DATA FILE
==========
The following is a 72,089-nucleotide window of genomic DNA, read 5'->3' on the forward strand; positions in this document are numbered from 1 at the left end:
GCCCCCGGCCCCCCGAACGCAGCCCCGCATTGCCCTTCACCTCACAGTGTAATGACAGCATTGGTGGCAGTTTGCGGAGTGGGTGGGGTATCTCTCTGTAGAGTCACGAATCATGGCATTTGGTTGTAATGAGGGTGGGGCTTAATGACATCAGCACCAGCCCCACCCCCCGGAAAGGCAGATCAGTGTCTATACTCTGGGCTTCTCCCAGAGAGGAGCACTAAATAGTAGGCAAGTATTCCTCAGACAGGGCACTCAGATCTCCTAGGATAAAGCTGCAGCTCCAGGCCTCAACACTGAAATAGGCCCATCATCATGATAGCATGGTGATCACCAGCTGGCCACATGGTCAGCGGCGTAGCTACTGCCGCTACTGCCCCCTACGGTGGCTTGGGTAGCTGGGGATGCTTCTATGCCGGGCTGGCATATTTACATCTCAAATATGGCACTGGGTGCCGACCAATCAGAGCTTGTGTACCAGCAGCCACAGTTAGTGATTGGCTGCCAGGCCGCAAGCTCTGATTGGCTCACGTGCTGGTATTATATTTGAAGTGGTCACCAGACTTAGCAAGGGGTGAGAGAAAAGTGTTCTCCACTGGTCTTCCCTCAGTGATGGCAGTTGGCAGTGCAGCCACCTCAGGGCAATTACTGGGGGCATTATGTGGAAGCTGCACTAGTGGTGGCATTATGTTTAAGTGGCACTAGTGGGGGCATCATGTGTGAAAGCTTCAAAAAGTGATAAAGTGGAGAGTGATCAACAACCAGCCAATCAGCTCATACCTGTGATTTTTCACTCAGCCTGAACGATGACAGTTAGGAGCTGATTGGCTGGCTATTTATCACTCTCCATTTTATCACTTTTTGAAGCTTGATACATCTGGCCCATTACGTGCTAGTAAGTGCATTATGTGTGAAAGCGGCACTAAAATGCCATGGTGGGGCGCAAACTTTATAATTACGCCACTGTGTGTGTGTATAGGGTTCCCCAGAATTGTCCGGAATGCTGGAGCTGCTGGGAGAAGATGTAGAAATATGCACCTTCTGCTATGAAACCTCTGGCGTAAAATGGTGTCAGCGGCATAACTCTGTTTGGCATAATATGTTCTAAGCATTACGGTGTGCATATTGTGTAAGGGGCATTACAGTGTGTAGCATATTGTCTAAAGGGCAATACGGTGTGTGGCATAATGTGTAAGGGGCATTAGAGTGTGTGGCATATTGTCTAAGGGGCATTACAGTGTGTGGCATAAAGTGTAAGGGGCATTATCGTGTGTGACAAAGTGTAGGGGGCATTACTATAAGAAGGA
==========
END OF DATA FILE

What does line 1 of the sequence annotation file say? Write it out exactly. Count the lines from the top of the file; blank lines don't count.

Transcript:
The following is a 72,089-nucleotide window of genomic DNA, read 5'->3' on the forward strand; positions in this document are numbered from 1 at the left end: